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Provider Testing Guide


  • Testing the provider API is your responsibility. PactFlow simply ensures the specification is compatible with any consumers
  • Garbage in, Garbage out - PactFlow trusts any provider contract provided. This is true, whether it has been tested or not.
  • When using the BYO functional API testing strategy, you must ensure your API is compatible with (and ideally, implements) any specification.
  • Code-based approaches are generally preferred because they are less likely to drift from implementation. For example, using tools that generate OAS definitions from code/types is more reliable
  • When supported, test-based approaches such as ReadyAPI Functional test suites/postman collections, may also be more reliable, as they have embedded testing information in them. Uploading only the tested parts of the provider contract to PactFlow improves the guarantees we can provide.

Writing Provider Contracts

Provider Test

Step 1: Authoring or generating your OpenAPI Specification

You must have, or be able to produce, one of the following OpenAPI Specification (OAS) formats:

  • OAS v2.0
  • OAS v3.0.x
  • OAS v3.1.x

If you don't have an OAS, you can convert from a format you already have or from your code (e.g. via types/annotations) before uploading to Pact.

For example, there are tools that convert Postman collections or RAML documents to OAS.

Step 2: Choose an API testing tool

There are many tools available. You may want to choose a black-box style functional API testing tool like ReadyAPI/SoapUI/Dredd or Postman, or white-box style tools such as RestAssured or Supertest.

The key consideration is ensuring your API is compatible with an OAS.

Step 3: Verifying the Provider Contract (Testing your API)

Configure your CI pipeline to run these tests on every change. We suggest running these tests against a locally running server so that you have control and therefore determinism in your tests.

Running against a dedicated testing environment will likely result in flaky tests.

Step 4: Publish your Provider Contract and verification results

After your tests have completed (pass/fail), you should upload the specification and results to PactFlow.

See publishing your OpenAPI Provider Contract to PactFlow for details and examples.

Step 4: Run can-i-deploy

can-i-deploy gives you immediate feedback if you are safe to release a version of an application to a specified environment (such as production).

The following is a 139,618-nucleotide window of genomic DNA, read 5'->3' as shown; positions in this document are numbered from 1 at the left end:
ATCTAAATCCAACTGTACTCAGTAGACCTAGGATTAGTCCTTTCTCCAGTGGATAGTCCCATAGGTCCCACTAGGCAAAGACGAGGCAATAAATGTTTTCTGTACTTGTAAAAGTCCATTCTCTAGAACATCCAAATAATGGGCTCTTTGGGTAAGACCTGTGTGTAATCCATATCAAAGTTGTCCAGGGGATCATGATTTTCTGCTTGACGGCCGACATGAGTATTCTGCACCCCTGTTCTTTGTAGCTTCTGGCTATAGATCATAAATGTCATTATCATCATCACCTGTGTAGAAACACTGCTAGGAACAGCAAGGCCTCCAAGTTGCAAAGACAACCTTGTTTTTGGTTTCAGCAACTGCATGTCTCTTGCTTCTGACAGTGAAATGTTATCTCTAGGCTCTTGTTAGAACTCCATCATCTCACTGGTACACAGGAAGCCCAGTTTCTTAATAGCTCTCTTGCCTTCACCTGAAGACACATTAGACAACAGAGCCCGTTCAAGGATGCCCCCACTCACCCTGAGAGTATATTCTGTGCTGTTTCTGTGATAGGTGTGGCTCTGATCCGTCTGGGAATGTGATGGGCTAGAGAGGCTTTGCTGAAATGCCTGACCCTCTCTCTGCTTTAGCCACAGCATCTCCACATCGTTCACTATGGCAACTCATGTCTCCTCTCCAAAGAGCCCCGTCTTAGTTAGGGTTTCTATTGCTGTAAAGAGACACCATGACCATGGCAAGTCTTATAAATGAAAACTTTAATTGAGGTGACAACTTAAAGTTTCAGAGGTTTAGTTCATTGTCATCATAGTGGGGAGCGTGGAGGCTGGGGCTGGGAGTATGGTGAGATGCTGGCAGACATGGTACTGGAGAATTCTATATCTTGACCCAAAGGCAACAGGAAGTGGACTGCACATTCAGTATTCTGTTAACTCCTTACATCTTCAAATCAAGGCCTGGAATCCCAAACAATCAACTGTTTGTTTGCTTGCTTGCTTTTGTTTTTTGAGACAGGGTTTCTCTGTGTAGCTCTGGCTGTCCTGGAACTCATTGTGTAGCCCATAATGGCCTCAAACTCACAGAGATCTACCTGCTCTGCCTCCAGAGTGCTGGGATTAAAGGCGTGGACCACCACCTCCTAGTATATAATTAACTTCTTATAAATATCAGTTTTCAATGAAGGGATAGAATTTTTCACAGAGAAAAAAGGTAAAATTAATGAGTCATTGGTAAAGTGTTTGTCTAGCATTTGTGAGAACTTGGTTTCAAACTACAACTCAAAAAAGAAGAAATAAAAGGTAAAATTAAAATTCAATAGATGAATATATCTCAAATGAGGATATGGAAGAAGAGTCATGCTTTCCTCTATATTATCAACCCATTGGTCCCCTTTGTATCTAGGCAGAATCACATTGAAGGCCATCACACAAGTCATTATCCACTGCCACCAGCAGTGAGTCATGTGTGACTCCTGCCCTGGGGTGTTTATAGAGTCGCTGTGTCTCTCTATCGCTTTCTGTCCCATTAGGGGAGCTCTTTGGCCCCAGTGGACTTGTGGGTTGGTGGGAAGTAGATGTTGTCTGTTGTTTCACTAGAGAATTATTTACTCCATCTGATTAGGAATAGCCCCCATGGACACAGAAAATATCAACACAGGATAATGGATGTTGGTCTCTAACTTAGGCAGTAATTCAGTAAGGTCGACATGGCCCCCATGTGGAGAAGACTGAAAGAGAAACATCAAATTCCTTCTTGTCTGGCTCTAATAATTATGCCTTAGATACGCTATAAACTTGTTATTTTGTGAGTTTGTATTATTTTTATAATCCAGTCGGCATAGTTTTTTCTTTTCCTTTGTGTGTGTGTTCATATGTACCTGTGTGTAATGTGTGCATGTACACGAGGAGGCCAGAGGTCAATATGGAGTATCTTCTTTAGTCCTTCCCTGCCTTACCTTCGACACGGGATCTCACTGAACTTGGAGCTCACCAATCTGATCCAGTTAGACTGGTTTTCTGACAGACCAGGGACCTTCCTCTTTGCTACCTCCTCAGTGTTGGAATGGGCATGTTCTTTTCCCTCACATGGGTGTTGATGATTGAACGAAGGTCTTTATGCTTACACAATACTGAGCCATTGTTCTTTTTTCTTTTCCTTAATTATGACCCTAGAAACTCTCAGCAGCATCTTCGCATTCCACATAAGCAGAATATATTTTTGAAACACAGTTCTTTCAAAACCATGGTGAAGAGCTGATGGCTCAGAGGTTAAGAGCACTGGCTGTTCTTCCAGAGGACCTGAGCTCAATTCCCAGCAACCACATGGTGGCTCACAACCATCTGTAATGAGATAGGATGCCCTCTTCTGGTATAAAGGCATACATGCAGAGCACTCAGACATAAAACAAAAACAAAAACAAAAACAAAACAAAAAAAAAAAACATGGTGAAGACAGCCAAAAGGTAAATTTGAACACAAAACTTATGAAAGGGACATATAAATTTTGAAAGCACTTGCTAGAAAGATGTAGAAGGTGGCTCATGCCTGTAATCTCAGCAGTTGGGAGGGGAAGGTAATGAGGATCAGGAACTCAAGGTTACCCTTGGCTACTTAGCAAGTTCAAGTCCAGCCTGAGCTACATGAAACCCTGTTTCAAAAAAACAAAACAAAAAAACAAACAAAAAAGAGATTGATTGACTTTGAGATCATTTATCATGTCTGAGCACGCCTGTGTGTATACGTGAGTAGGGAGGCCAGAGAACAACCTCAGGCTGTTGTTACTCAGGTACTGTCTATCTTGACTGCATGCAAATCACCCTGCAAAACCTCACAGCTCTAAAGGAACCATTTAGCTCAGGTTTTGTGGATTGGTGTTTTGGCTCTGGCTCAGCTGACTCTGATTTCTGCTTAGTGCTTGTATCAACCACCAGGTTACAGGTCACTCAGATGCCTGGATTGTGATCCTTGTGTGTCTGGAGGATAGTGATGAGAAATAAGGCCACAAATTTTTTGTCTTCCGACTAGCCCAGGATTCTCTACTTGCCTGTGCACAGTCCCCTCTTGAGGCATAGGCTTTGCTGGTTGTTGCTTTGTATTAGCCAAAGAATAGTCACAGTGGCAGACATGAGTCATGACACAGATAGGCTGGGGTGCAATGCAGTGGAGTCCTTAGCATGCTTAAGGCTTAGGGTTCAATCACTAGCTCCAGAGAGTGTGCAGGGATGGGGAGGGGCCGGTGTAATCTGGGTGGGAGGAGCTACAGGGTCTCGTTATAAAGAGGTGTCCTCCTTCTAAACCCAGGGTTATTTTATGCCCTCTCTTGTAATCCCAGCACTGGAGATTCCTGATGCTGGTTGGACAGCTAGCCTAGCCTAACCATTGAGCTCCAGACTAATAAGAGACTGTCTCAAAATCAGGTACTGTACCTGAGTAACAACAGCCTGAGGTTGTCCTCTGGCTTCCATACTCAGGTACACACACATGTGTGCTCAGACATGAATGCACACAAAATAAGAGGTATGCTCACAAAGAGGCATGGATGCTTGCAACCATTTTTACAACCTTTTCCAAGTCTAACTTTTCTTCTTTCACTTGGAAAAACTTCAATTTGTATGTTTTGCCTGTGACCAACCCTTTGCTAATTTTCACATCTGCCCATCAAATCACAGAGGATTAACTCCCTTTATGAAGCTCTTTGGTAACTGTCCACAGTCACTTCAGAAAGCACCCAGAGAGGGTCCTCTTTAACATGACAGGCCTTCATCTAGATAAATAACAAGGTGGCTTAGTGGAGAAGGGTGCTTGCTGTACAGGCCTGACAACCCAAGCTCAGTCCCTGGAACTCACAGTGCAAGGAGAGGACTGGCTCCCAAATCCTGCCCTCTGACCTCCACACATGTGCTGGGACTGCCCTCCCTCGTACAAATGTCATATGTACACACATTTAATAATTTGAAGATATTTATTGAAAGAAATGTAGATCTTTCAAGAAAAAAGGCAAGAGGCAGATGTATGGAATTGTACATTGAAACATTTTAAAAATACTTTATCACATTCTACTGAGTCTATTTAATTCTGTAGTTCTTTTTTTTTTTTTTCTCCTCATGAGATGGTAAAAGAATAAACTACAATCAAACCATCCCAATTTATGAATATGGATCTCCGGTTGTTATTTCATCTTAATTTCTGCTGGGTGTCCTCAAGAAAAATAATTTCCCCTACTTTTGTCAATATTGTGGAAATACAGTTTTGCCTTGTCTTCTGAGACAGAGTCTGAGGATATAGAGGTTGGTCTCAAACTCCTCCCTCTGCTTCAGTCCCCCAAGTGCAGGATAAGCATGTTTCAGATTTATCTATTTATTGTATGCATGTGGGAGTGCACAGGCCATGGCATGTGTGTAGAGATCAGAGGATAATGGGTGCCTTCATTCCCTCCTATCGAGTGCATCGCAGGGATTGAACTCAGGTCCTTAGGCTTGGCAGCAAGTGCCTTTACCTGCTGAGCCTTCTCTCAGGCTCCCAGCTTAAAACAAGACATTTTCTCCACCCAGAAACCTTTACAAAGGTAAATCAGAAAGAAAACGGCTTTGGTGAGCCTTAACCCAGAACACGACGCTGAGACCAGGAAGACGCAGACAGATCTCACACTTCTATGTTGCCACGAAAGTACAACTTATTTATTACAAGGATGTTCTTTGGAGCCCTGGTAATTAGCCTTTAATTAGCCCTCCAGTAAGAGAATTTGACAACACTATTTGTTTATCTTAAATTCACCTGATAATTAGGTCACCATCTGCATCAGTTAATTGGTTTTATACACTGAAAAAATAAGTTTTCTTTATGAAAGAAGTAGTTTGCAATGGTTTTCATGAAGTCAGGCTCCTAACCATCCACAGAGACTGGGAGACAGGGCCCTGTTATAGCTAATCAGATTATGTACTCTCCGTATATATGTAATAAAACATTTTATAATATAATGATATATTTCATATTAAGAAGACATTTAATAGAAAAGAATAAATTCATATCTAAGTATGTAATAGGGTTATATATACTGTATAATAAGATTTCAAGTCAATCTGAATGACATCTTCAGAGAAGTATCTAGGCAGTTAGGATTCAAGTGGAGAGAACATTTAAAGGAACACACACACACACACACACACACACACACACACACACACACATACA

We recommend using the pact-broker can-i-deploy command from CLI Tools for this step.

Our examples use the Docker version to simplify administration.

The command output will provide a link to the verification results in PactFlow. Interpreting these results is contract specific.

Here is our pipeline to date for the first run of a provider:

Provider Pipeline First Run

Step 5: Deploy your application

If can-i-deploy returns a successful response, you can deploy your application.

Once your application is deployed, you can notify PactFlow of the release - we recommend setting the branch property when you publish provider contracts and use record-deployment or record-release when you deploy/release.

Our examples use the Docker version to simplify administration.

Golden rule of deployments:

The Pact Broker needs to know which versions of each application are in each environment. So, it can return the correct contracts for verification and determine whether a particular application version is safe to deploy.

record-deployment automatically marks the previously deployed version as undeployed and is used for APIs and consumer applications deployed to known instances.

record-release does NOT change the status of any previously released version and is used for mobile applications and libraries made publicly available via an application store or repository.

Integrating it into your CI/CD pipeline

A simplified view of a CI/CD pipeline for Pact looks like this:

Provider Pipeline

The standard principles are still relevant. Our CI/CD workshop is a useful reference (NOTE: the CI/CD workshop uses the consumer-driven mode using Pact).


Other examples of how to do this form of testing